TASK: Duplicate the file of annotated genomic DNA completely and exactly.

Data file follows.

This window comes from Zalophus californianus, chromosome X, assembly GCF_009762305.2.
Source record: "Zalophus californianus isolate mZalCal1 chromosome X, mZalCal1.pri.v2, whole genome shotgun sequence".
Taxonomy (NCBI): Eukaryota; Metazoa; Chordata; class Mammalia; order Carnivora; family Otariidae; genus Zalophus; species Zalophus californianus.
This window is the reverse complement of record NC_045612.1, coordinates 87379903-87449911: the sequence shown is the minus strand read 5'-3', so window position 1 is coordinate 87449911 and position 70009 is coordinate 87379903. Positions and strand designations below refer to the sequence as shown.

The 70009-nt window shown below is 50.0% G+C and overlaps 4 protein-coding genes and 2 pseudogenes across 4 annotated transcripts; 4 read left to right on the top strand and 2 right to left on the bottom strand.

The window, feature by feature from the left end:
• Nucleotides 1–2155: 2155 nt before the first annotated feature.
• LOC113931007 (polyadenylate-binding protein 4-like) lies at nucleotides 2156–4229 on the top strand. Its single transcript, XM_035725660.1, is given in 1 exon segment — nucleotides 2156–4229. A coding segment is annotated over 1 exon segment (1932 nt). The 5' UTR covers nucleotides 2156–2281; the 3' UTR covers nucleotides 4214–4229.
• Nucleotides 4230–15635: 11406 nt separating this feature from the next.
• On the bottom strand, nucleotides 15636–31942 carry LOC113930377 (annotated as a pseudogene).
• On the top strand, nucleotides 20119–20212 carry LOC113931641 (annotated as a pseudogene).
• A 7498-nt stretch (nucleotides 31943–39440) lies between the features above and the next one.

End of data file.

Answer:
This window comes from Zalophus californianus, chromosome X, assembly GCF_009762305.2.
Source record: "Zalophus californianus isolate mZalCal1 chromosome X, mZalCal1.pri.v2, whole genome shotgun sequence".
Taxonomy (NCBI): Eukaryota; Metazoa; Chordata; class Mammalia; order Carnivora; family Otariidae; genus Zalophus; species Zalophus californianus.
This window is the reverse complement of record NC_045612.1, coordinates 87379903-87449911: the sequence shown is the minus strand read 5'-3', so window position 1 is coordinate 87449911 and position 70009 is coordinate 87379903. Positions and strand designations below refer to the sequence as shown.

The 70009-nt window shown below is 50.0% G+C and overlaps 4 protein-coding genes and 2 pseudogenes across 4 annotated transcripts; 4 read left to right on the top strand and 2 right to left on the bottom strand.

The window, feature by feature from the left end:
• Nucleotides 1–2155: 2155 nt before the first annotated feature.
• LOC113931007 (polyadenylate-binding protein 4-like) lies at nucleotides 2156–4229 on the top strand. Its single transcript, XM_035725660.1, is given in 1 exon segment — nucleotides 2156–4229. A coding segment is annotated over 1 exon segment (1932 nt). The 5' UTR covers nucleotides 2156–2281; the 3' UTR covers nucleotides 4214–4229.
• Nucleotides 4230–15635: 11406 nt separating this feature from the next.
• On the bottom strand, nucleotides 15636–31942 carry LOC113930377 (annotated as a pseudogene).
• On the top strand, nucleotides 20119–20212 carry LOC113931641 (annotated as a pseudogene).
• A 7498-nt stretch (nucleotides 31943–39440) lies between the features above and the next one.